Friday, 20 February 2009

Birding is much easier without a job

I have always known it, but never been able to put it into practice. In a nutshell it is this: Work really gets in the way of birding. Imagine being really rich, you could just be out all the time. Obviously this is just a temporary state of affairs in the Lethbridge household, but boy is it great, and I intend to enjoy it while it lasts.

Yesterday I went to Norfolk. Again. For those of you counting, that is twice this week. Yes, thats right, in the week. Ahhhhh. Started off at Wolferton at dawn, and surprised myself by getting Golden Pheasant at the first real attempt, with two immature males feeding on the grass verge. I was hoping for the full red and yellow monty, but a tick is a tick. The birds soon disappeared into the impenetrable Rhododendron thickets, but I managed to fire off a few frames out of the car window, the best of which is below. So, it's a cruddy photo, but 7am in mid-feb, even with 800 ISO selected, I could only get to 1/30s, so to get anything that even resembles a pheasant is a minor miracle. That is photographic speak for "it was dark and I couldn't hold the camera steady". A celebratory cup of tea later, and I was on my way, via a few Grey Partridges in some nearby fields.

Golden Tick

Next stop Titchwell - critical to visit this reserve before it opens. It was a lovely morning and I practically had the place to myself. I went through the Brent flock and again surprised myself by finding the Black Brant, a semi-tick. Somewhat stupidly I had not read up on nigricans before heading out, but in the event armed only with the knowlege that the back was a bit darker I still managed to pick it. As I was comparing it to the other birds, gradually little details slipped out, like the clean white flanks, the thicker neck collar. This was clearly a different bird - I reckoned I had scored. At the time I didn't know this for certain though, so when someone else came along, equally clueless about Black Brant, I lost all my confidence and so passed up an opportunity to look clever. But I did take notes, and later on the beach when I met a man, his wife and his Collins - a polygamous relationship - I was able to check it out. To thank him I found him some Snow Buntings feeding close by with Linnet on the tideline, which he then proceeded to turn into Twite, despite the large grey beakage. I've fallen foul of this before, desperately hunting for Twite and finding only Linnet, so I shouldn't sneer really. Nonetheless, I knew it was time to leave. Sure enough, as I headed back down the footback, tweed jacket after tweed jacket came past, getting excited about Marsh Harriers, and struggling with Spotshanks. Cor look at me, having a go at posh west Norfolk bird watchers! My postcode starts with E, I am unemployed, and I have not shaved since last Wednesday - this gives me full licence I think you'll find.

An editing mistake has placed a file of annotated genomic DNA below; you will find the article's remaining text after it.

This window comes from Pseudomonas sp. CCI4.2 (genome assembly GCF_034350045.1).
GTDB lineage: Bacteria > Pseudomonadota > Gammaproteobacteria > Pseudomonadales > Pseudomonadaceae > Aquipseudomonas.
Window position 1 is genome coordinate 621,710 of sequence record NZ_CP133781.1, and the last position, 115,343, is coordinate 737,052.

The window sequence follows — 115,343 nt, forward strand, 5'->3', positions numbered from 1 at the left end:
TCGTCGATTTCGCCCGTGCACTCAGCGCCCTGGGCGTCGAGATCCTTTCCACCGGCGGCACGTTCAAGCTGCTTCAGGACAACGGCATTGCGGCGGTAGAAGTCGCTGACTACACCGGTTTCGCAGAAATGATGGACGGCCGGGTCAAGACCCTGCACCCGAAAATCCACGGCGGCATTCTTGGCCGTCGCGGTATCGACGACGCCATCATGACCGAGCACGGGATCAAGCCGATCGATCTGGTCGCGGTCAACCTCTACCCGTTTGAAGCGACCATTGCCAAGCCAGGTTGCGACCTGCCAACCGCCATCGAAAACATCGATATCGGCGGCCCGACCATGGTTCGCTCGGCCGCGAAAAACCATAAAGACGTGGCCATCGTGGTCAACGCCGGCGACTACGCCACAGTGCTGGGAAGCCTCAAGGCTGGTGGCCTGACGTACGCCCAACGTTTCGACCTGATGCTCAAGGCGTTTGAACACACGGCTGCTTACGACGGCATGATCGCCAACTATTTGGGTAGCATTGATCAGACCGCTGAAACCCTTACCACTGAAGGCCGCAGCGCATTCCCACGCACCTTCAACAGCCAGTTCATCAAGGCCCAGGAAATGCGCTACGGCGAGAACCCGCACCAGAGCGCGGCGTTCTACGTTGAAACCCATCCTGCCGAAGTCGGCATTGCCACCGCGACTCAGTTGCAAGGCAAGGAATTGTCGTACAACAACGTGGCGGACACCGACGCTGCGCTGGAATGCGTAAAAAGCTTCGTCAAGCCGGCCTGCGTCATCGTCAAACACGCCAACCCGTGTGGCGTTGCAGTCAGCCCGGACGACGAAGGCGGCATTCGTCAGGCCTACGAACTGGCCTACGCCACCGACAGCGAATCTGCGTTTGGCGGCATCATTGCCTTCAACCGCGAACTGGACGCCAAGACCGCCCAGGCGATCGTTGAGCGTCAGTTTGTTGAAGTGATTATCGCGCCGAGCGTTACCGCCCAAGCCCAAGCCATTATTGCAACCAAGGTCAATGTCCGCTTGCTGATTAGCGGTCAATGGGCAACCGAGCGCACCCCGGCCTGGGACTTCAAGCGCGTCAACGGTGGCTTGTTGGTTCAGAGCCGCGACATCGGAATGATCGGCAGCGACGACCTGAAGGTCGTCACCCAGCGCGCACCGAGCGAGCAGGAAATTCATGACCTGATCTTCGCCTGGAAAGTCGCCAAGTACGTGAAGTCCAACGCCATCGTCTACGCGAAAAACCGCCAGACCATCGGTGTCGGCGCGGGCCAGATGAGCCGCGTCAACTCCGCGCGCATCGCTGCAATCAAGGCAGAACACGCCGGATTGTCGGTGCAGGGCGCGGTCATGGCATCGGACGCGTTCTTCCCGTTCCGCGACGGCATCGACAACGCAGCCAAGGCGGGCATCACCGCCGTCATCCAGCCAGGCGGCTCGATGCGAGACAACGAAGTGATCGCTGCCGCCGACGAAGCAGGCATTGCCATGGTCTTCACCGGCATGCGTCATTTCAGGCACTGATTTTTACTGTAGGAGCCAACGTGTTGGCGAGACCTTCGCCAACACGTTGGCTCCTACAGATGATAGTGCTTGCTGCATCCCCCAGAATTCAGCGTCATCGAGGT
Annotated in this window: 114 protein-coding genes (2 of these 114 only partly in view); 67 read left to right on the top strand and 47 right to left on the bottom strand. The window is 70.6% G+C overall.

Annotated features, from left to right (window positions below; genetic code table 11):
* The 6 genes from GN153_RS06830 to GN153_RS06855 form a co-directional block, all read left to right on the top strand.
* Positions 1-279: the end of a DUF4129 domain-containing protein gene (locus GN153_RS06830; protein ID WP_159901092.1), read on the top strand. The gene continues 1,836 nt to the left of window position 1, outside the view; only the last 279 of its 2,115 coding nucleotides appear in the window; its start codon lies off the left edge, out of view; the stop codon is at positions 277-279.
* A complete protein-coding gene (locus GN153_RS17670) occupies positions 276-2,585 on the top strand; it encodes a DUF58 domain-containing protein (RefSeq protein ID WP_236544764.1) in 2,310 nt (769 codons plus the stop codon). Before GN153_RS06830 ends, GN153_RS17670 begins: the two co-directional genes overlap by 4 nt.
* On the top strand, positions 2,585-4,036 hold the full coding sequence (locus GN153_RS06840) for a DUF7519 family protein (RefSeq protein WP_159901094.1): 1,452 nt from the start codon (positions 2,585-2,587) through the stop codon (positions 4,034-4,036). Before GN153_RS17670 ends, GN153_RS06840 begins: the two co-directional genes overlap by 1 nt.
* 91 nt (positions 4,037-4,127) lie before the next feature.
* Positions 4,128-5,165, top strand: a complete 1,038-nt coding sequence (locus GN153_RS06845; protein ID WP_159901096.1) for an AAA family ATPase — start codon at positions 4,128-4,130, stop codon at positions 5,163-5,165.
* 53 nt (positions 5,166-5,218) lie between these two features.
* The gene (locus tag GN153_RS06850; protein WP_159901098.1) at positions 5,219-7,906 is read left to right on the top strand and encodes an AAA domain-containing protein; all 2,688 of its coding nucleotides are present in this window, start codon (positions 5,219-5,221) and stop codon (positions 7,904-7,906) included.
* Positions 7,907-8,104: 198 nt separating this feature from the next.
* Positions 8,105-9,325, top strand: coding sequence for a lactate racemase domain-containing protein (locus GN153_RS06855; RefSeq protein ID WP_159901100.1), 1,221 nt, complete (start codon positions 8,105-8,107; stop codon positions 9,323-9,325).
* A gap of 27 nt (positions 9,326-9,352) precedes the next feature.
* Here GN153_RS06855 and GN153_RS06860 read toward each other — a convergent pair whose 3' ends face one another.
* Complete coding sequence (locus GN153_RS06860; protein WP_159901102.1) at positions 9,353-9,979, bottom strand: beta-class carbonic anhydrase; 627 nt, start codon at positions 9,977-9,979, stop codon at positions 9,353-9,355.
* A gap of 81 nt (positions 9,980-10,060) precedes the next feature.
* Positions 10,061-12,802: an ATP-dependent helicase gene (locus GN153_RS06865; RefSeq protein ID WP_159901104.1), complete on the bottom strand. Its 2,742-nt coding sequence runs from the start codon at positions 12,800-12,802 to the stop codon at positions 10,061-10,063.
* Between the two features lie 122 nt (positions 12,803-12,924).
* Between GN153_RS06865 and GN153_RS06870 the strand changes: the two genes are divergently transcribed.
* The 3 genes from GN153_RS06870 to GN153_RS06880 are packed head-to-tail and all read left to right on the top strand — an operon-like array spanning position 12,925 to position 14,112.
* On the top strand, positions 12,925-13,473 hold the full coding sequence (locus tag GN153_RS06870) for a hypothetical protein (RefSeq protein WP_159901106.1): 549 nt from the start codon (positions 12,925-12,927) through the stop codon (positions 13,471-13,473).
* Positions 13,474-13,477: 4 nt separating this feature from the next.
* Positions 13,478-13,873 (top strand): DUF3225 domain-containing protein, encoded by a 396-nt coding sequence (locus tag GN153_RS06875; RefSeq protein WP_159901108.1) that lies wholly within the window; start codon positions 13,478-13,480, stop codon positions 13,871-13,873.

Titchwell has so many posh people that there are Robins who will valet your car whilst you go birding

The pager then bleeped that the Glauc was still at Cley beach. There was a good reason for this - it has a broken wing so can't leave. When I first arrived I had a quick scan with bins but couldn't see it. Nothing on the beach, and nothing on the water. There was a white buoy close inshore, but no gulls. Damn it! I had tried for this bird last weekend after Bradders' wedding and failed. I then noticed a guy scoping the buoy, bit odd, perhaps there was something sat on it? I set up and had a look as well....what can I say... Glauc's are MASSIVE - possible confusion species is Yacht. It was pecking away at a dead floaty thing, mmmmmm. After a while it flew onto the beach, despite a serious looking wing injury, and sat about 50 yards away from me. I bum-shuffled to within about 20 yards, and took a series of about 200 photographs, which were very boring to edit. Here is the most interesting one.

Glaucous Gull - eats seal pups whole

Towards the end of the day I found some real Twite at Brancaster Staithe, flying about the salt marsh. At one stage they came and landed on the mud right in front of me, which was quite handy for eliminating Linnet properly.

So, another busy day at the office....what shall I do tomorrow? I know, I'll go birding.

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